At this point in time, VHS had competition from Betamax and also CED which was RCA’s answer to MCA’s Discovision which would eventually lead to the more potent and advanced Laserdisc in 1984. Discovision failed but CED was alive but it was a failure because it was a record based system that was so delicate and problematic that if you left the disc inside the player, it was pretty much done which had to do with the needle itself. Discovision failed because of problems with the laser lens modifications which were later corrected for the much improved version of the system later on. By the mid 80’s, there plenty of options to watch movies with VHS being the most viable because it caught on and almost everyone in America could afford to have one. Betamax despite it’s better picture quality was fading. CED was on it’s deathbed by then with their discs reduced pricewise. Laserdisc’s were expensive but offered alot for the price with King Kong from 1933 being the first to be released in the format which included special features for the first time like commentary and documentaries which was not available on any other of the formats at all. Also, the films were released in their original aspect ratio which opened up a new world of watching films from 1985 going forward. The studios started to take notice of this and eventually the prices of video tapes did start to drop by this point. This also lead to Columbia House offering movies for a penny or a dollar. I forget which but I got sucked into that that lead me to get Predator, Beverly Hills Cop, Project X and The Money Pit but of course you had to buy at least two or three “monthly” titles for full retail price of 79.95 up to 89.95 depending on the title. So things definitely were changing in that way. By 1990, the average VHS title was now selling at 14.95 sometimes lower or higher than this price range.

    This of course changed once everyone was able to afford a VHS player and video stores started selling used copies of their tapes for less than the cost of the retail price (ie. 89.95 for example) starting from about 20 dollars upwards to 30. This I remember because I paid about 30 dollars for used copy of Ferris Bueller’s Day Off at my local video store which was around 1987. I think I also bought a used copies of Crocodile Dundee, Star Trek IV and Top Gun for about 10 dollars which I thought was a steal back then. By 1988, the low price blockbuster hit commercial films were basically here to stay when E.T. was released at about 20 dollars by Universal and became a best seller instantly. By 1989, Batman at 20 to 25 dollars was a major seller and by 1990, The Little Mermaid for Disney and Indiana Jones And The Last Crusade again for Paramount and in 1991, Home Alone was a blockbuster VHS title for Fox that took off thanks to the films’ surprising blockbuster success.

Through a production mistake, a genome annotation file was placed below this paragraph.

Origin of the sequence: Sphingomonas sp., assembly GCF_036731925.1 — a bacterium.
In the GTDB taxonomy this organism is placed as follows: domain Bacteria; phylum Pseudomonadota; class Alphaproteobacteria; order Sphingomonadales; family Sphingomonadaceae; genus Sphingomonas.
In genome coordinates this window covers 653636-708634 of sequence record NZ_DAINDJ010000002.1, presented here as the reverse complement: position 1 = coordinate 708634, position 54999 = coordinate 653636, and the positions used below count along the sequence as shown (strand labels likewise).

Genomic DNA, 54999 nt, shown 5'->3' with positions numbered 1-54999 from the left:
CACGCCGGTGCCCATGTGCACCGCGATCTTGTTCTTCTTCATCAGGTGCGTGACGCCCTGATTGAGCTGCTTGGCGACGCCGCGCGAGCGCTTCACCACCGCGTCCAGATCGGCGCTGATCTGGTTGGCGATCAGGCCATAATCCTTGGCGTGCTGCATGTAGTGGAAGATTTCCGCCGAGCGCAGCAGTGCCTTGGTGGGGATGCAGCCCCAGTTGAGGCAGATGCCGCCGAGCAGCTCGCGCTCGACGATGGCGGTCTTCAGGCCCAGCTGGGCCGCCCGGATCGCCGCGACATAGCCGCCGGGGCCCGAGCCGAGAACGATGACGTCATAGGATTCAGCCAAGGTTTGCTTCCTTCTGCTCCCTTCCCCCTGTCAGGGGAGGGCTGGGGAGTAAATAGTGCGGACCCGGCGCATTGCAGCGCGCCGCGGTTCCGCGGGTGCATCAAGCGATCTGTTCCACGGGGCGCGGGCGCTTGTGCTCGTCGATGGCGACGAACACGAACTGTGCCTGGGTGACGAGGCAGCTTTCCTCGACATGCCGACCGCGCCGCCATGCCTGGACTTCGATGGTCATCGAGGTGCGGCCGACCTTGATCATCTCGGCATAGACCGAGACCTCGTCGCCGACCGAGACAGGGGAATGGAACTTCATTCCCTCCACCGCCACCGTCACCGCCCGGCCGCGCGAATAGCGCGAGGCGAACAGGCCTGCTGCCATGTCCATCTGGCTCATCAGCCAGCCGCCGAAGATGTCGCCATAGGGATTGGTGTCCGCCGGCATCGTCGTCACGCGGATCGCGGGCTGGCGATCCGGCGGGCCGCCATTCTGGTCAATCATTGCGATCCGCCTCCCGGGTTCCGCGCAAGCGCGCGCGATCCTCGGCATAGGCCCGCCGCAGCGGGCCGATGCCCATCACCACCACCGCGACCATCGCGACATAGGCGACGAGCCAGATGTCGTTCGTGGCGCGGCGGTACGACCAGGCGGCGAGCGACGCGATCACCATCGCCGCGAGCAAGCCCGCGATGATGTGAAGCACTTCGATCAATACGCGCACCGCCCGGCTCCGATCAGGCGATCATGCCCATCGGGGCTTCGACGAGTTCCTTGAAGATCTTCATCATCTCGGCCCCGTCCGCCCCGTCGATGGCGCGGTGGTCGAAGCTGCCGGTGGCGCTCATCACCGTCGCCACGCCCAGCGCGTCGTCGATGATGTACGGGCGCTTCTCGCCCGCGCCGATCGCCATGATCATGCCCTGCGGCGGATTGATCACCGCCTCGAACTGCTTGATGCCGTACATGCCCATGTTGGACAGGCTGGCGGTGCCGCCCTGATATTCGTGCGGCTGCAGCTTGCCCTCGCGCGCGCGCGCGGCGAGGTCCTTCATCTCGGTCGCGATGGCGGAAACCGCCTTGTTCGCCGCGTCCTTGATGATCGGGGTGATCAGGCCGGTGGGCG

Now, all this is pretty much moot with Blu-Ray, DVD and streaming services which each are alot cheaper than what a VHS tape used to cost and back then people forget that it took about six months to see a movie that was in it’s theatrical run on VHS. Batman was a rare example that it was released a few months later in the Fall of 1989 after it’s blockbuster theatrical run. Now, the average movie is about three months or less and at the low cost of basically of dinner and movie plus transportation which is pretty much like the retail price of an old VHS. 2004’s Surviving Christmas broke that record when the film was released late October only to be released at Christmas of that year clocking in at around two months.

    There’s alot of misinformation out there regarding stuff like this and you really have to keep digging for the info.

    • November 12, 2021 at 8:21 am
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      This is why people really need to start reading articles from Billboard Magazine. Hell, I’ve been doing it myself. Very insightful research. Just out of curiosity, do you have Roger Ebert’s video guide books he had written in the mid 80’s to late 90’s? Because I like to read his books as a response to the big chains blockbuster mentality, since there’s a large of titles he really help encouraged his readers to seek out and treasure.

    • November 12, 2021 at 8:25 am
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      I was actually referring to Top Gun’s Wikipedia article. I like using Wikipedia sometimes, but I often take facts with a grain of salt because people edit crap there.